University EduRank: May Highlights

In first place…

After spending three months at the top of the University EduRank, Oxford University have been knocked off first place by De Montfort University, who have climbed two places up the ranks with perfect scores on Facebook and Twitter.

Their success on Facebook was down to a video post celebrating Leicester City FC’s victory in the Premier League – this post received over 22,000 engagements.  As we have seen in previous months, social media posts that celebrate the stories and achievements of the local community are great for driving engagement amongst students – talk about the same things they’ll be talking about in their lives outside of University.

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Biggest Climbers

The biggest climber of the University EduRank in May was Chelsea College of Art & Design, who have jumped up an impressive 112 places from 150th to 38th thanks to an improved Instagram score. Their activity in May saw them score 76/100, up from a 43/100 the month prior.

By increasing the frequency of posting to their Instagram profile, their engagements increased from a total of 3,961 in April, to 10,059 in May, with their average engagement-per-post rising from 46.1 to 51.3. Their top performing post received 150 likes, and showcased the work of a student who had secured an internship.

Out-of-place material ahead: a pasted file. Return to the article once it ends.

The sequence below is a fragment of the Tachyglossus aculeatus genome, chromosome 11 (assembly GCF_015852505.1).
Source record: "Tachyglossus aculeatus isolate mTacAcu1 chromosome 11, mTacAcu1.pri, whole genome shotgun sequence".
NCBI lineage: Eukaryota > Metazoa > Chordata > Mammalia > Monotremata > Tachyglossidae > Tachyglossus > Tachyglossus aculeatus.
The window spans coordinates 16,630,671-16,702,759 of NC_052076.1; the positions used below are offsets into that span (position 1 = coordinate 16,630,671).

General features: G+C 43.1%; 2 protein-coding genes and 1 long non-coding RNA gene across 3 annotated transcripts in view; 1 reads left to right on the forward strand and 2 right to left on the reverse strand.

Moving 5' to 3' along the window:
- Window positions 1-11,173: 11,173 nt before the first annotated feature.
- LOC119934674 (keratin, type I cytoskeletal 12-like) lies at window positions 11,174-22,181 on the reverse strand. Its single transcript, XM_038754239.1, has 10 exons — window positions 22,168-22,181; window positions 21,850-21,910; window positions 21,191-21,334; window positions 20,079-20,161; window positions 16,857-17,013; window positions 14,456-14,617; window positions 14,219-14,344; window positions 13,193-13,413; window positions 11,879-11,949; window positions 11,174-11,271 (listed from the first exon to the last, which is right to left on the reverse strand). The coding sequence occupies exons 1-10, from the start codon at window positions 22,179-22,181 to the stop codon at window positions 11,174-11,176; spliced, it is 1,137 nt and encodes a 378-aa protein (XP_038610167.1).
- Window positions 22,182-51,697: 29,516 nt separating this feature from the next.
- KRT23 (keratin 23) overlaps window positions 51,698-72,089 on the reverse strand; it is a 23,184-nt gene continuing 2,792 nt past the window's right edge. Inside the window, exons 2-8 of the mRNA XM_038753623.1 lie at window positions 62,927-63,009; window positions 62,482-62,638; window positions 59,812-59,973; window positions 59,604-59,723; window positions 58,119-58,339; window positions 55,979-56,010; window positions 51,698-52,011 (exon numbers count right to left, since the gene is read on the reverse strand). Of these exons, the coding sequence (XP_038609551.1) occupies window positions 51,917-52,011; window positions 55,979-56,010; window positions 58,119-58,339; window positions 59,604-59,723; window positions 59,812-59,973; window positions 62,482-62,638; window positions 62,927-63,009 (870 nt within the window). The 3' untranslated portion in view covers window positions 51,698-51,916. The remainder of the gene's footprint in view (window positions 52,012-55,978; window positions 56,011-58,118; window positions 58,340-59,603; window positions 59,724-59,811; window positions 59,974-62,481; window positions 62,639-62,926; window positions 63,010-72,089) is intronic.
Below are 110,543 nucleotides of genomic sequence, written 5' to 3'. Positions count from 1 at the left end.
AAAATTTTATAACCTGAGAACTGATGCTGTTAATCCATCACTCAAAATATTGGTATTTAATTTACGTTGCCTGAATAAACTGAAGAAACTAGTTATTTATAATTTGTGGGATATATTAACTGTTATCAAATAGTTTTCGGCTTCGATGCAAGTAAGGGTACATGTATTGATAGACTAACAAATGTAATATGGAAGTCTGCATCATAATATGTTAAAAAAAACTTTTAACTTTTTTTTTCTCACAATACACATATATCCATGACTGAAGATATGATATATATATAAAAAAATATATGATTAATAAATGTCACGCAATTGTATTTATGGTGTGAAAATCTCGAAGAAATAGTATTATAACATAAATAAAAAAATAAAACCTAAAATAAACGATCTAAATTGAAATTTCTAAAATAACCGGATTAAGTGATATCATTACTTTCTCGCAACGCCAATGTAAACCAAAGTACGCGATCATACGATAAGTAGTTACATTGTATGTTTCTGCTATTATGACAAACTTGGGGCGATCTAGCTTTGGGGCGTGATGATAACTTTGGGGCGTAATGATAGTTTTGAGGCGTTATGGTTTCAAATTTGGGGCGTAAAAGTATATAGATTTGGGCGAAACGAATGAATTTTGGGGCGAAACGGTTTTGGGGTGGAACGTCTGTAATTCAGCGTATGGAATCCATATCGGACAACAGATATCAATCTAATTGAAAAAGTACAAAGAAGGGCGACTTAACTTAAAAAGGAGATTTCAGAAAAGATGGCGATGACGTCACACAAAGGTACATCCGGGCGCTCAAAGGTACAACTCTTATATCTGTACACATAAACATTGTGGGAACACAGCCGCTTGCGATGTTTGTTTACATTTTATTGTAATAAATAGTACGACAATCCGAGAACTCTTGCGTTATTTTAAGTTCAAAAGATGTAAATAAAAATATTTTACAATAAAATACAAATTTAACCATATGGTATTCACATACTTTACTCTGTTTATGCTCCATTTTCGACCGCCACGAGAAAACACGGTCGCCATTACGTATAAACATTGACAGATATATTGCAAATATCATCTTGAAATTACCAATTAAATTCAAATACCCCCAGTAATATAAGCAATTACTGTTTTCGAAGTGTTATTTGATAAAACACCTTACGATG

Another big climber in May was the University of Essex, who climbed 93 spots from 115th to 22nd place. This was partly down to their YouTube performance, which saw them massively improve their score from 17/100 in April to 100/100 in May.

This improvement was achieved through this short video, which follows a student’s three-year story in just 15 seconds, and received over 46,000 views.  This was the top-performing piece of content overall for the UK University sector in May.

This reiterates how both video and storytelling are highly engaging techniques. As we know, video is rapidly becoming the most consumed type of media, with the average time being spent watching video online each day to increase by 19.8% in 2016 (according to ZenithOptimedia’s Online Video Forecasts). However, as it becomes increasingly more difficult to capture people’s attention, perhaps the promise of only taking up 15 seconds contributed to the high levels of engagement with this video.

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